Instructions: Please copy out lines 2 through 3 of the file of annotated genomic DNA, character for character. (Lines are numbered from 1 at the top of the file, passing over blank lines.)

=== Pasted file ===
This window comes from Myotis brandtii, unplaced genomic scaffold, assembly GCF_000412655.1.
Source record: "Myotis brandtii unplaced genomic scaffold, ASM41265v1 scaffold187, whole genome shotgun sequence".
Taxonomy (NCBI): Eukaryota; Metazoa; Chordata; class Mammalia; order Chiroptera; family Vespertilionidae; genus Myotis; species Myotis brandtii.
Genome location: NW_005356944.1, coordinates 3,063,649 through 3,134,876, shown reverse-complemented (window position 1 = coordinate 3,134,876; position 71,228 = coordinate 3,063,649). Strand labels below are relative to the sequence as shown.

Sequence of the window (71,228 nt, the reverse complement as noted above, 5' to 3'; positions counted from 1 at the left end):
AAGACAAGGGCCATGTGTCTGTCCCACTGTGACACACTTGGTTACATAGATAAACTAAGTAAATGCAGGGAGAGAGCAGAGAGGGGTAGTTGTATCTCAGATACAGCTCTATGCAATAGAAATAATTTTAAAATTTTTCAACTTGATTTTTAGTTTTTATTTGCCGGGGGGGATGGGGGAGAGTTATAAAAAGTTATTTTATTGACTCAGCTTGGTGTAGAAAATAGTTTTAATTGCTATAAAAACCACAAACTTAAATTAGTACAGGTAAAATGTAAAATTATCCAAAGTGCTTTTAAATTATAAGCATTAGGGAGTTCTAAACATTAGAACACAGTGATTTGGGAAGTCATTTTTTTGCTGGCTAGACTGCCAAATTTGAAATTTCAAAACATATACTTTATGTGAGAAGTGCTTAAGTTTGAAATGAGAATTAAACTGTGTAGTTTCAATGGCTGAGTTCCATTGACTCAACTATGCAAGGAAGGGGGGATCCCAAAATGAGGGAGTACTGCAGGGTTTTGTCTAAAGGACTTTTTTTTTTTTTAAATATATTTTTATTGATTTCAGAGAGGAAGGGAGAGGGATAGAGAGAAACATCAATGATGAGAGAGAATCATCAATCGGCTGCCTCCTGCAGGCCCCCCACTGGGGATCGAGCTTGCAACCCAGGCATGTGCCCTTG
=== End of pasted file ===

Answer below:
Source record: "Myotis brandtii unplaced genomic scaffold, ASM41265v1 scaffold187, whole genome shotgun sequence".
Taxonomy (NCBI): Eukaryota; Metazoa; Chordata; class Mammalia; order Chiroptera; family Vespertilionidae; genus Myotis; species Myotis brandtii.